Though a full accounting won’t be possible for a number of years, so far the breakout stars of the 2015 draft are Karl-Anthony Towns and Kristaps Porzingis. Picking third, the Philadelphia 76ers missed out on a chance at Towns. But they passed on Porzingis, opting for Duke standout Jahlil Okafor, foregoing cool shit like this. It’s still early, but you’d think if they could do it again they’d go with the Latvian. So why didn’t they?

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From an Adrian Wojnarowski article on Porzingis:

Whatever happened, [Porzingis’s agent Andy] Miller didn’t make it easy for Philadelphia to draft Porzingis at No. 3. The Sixers wouldn’t be afforded Porzingis’ physical, nor get a private workout, nor even a face-to-face meeting. After most of the pro day executives cleared out of the gym in Vegas in mid-June, 76ers general manager Sam Hinkie lingered to meet with Miller. Hinkie stopped him in the lobby area and asked Miller about a chance to sit down and visit with Porzingis.

“You said that I would get a meeting with him here,” Hinkie told Miller.

“I said, ‘I’d try,’ and it’s not going to work out, Sam,” Miller responded.

An awkward silence lingered, the GM and agent, standing and staring. The Porzingis camp wanted no part of the Sixers’ situation at No 3. Miller couldn’t stop Philadelphia from drafting Porzingis, but he could limit the information they had to make a decision. And did. No physical. No meeting. No workout. The Sixers passed on Porzingis on draft night, clearing the way for the Knicks to select him.

We’ve heard before that agents don’t like Sam Hinkie. Hinkie himself has admitted that he communicates poorly with agents, and that it has hurt the 76ers. But this is the first time we’ve seen a specific example of how the Sixers’ intentional refusal to improve is harming their chances at landing those very players who could help them get better.

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Porzingis isn’t the first and won’t be the last prospect to refuse to work out for certain teams. In the same draft, Emmanuel Mudiay refused to workout for the Kings, and I’ll let you decide whether being company with the Kings is something to be proud of. But more so than any other team right now, the 76ers can’t afford to be locked out of pre-draft information.

The Process is predicated upon finding superstars in the draft. The 76ers haven’t signed any free agents of note in years, and have only traded for future assets, not current ones. The only way the 76ers will improve is by scouting and selecting good players in the draft, and developing them.

But by refusing to put a competent team on the floor, by losing so frequently, by communicating poorly with agents, the 76ers have made their rebuild even more difficult. They have to—have to—draft a future superstar, yet Dirk Nowitzki 2.0 refused to even meet with the team. Sad little Sam Hinkie was reduced to hanging around the gym, begging for an interview.

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It gets even worse. Some superstars, say LeBron James, come into the league mostly fully formed, and would’ve become superstars no matter what. But for the other 99 percent of players, their development matters. What they ultimately become is partially a product of the environment in which they develop. You could easily imagine somebody like Draymond Green being just a sixth man if he’d been drafted by a team unable or unwilling to take advantage of his unique gifts.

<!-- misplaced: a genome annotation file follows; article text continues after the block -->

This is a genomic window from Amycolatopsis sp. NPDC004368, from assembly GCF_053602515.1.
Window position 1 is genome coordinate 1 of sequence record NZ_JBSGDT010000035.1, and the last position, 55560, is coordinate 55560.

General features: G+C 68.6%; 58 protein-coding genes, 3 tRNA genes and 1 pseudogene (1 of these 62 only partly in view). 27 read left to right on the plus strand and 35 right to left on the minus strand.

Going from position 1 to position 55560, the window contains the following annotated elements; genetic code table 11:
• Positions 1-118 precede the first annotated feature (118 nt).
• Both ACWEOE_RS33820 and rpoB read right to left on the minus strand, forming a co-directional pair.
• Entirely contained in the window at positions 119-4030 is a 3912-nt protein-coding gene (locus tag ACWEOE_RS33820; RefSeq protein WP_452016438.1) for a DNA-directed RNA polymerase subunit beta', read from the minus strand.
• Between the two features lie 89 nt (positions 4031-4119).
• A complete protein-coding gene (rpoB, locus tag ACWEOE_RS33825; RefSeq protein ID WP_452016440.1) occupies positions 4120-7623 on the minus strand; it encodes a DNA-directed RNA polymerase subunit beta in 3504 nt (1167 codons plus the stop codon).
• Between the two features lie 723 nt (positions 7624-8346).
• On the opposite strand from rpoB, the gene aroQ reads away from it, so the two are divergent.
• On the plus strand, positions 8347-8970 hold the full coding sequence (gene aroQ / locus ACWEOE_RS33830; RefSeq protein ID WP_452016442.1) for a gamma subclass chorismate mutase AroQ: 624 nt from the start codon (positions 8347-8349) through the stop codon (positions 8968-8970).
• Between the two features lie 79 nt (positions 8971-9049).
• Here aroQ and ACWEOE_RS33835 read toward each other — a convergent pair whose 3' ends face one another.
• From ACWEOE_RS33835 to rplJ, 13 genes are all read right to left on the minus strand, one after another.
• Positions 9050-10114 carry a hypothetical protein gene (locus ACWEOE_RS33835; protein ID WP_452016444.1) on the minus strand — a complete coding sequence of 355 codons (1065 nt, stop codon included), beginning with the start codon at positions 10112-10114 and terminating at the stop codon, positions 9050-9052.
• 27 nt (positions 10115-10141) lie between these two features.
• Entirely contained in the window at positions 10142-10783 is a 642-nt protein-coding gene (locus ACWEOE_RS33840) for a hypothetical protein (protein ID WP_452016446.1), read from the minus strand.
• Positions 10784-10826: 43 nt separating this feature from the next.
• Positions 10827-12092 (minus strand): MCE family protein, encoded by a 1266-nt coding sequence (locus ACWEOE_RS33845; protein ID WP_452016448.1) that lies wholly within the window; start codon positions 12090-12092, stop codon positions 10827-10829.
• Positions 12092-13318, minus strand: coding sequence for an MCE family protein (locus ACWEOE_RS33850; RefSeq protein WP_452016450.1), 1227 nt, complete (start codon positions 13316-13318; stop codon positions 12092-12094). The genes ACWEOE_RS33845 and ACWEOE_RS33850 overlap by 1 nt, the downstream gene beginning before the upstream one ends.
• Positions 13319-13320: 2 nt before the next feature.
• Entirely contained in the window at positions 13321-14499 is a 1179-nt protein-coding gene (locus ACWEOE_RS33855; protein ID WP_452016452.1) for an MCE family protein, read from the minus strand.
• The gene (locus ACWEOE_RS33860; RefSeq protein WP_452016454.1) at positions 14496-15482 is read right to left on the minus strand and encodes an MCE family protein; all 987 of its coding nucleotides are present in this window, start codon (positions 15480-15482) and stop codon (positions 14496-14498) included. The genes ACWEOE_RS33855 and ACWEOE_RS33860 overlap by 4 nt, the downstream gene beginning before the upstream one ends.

For the 76ers, positively developing players is vital. Their team’s average age is a full year lower than any other NBA team, and the roster is full of recent draft picks and D-League signings, not established players. They both need to select the right players and help them develop to their full potential; they have to be good at development. And to that end, they can make some strong arguments. By all accounts Brett Brown is a good coach and works well with the young players, the team is appropriately cautious with injuries, and a prospect is guaranteed to get vital playing time with the 76ers.

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But if Porzingis is any indication, agents aren’t buying that argument. Instead, Andy Miller—one of the most powerful agents in the game, who also represents 76ers Nerlens Noel and Hollis Thompson and thus has an up close and personal view of the organization—is avoiding the team. He, and plenty of other agents, would prefer their young clients go to situations where they don’t have to immediately be the focal point of a team, and have veterans around to learn from.

The upshot to the Okafor pick is that the 76ers have a complicated logjam in the front court. Their two most talented players both play best at center, and can’t effectively play together on offense because they want to occupy the same space: Okafor because he is a low-post beast, and Noel because he has little offensive game. When (if) Joel Embiid finally returns from injury, the problem will become that much more acute.

Kristaps Porzingis, on the other hand, wants to occupy a completely different area of the court. He may be 7-foot-3 but he’s a power forward at heart, and is comfortable bombing from the outside, thus creating more space for whichever center is banging down low. Having near-elite defender Noel patrol the paint on defense while Porzingis makes everybody’s job on offense easier would’ve represented a big step forward for the 76ers. Instead, their three best players are all centers who clash rather than mesh, and at the very least one of them will have to be shipped out.

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Once again, The Process has failed.

Photo via Getty


E-mail: kevin.draper@deadspin.com | PGP key + fingerprint | DM: @kevinmdraper